Phikola, a mysteries goddess at Phyla

Journal article

Litwa, M. David. (2016). Phikola, a mysteries goddess at Phyla. Religion in the Roman Empire. 2(2), pp. 279 - 293.
AuthorsLitwa, M. David

A gnostic Christian writer (called 'Sethian' by the author of the Refutation of All Heresies) describes a painting showing an old man with an erect penis chasing a dogshaped or dog-faced woman (Refutation 5.20.7). For a long time in scholarship the old man has been identified with the Orphic god Phanes. In contrast, this paper presents evidence for identifying him as a form of Hermes. In turn, the woman (called 'περεη Phikola') is identified with a Thessalian version of the goddess Hekate (Einodia). Accordingly, it is suggested that περεη should be emended to φεραίη, the Pheraian goddess. The sexual encounter of the Thessalian Hekate and Hermes (the 'Word') proved useful for depicting the Word's entry into the dark and watery womb in Sethian soteriology.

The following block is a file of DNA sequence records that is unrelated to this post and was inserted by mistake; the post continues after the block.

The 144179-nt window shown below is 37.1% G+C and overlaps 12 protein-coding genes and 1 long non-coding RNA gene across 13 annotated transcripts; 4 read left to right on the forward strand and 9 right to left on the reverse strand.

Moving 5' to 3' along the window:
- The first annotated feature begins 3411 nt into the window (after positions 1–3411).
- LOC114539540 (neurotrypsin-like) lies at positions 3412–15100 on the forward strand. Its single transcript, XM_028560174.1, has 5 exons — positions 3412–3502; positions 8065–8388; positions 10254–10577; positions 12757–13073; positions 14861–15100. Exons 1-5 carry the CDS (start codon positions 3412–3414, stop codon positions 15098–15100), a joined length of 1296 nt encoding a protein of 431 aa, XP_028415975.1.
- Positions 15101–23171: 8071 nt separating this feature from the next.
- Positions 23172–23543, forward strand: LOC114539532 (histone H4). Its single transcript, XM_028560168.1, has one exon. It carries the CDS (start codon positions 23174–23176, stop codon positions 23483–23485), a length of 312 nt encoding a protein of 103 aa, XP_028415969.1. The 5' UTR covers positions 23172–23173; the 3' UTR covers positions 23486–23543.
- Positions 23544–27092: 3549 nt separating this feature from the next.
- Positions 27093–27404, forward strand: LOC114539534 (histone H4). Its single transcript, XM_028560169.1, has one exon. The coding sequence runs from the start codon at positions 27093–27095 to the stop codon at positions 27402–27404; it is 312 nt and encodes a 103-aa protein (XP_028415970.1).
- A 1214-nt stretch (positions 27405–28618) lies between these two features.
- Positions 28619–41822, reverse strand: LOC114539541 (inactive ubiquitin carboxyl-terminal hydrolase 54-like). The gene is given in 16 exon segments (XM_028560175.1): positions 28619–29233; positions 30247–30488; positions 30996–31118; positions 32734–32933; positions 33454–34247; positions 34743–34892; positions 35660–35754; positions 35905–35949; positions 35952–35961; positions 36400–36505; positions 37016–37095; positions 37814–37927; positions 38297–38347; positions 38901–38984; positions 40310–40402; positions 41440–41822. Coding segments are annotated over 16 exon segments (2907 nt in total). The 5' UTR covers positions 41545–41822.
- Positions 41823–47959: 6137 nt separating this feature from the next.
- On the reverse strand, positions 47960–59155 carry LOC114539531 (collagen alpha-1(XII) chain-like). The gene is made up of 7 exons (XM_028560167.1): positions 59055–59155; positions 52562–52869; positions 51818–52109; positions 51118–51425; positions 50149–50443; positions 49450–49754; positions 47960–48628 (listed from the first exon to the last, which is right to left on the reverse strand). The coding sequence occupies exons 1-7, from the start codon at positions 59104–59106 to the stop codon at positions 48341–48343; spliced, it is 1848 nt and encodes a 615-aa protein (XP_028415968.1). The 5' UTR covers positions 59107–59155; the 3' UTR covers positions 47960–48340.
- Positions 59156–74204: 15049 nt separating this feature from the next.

KeywordsHermes; Hekate; Brimo; Hippolytos; Gnosis (Gnosticism); Sethians; Orphism; mysteries; Thessaly (ancient); Phyla
JournalReligion in the Roman Empire
Journal citation2 (2), pp. 279 - 293
PublisherMohr Siebeck
Digital Object Identifier (DOI)
Page range279 - 293
Research GroupInstitute for Religion and Critical Inquiry
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Place of publicationGermany
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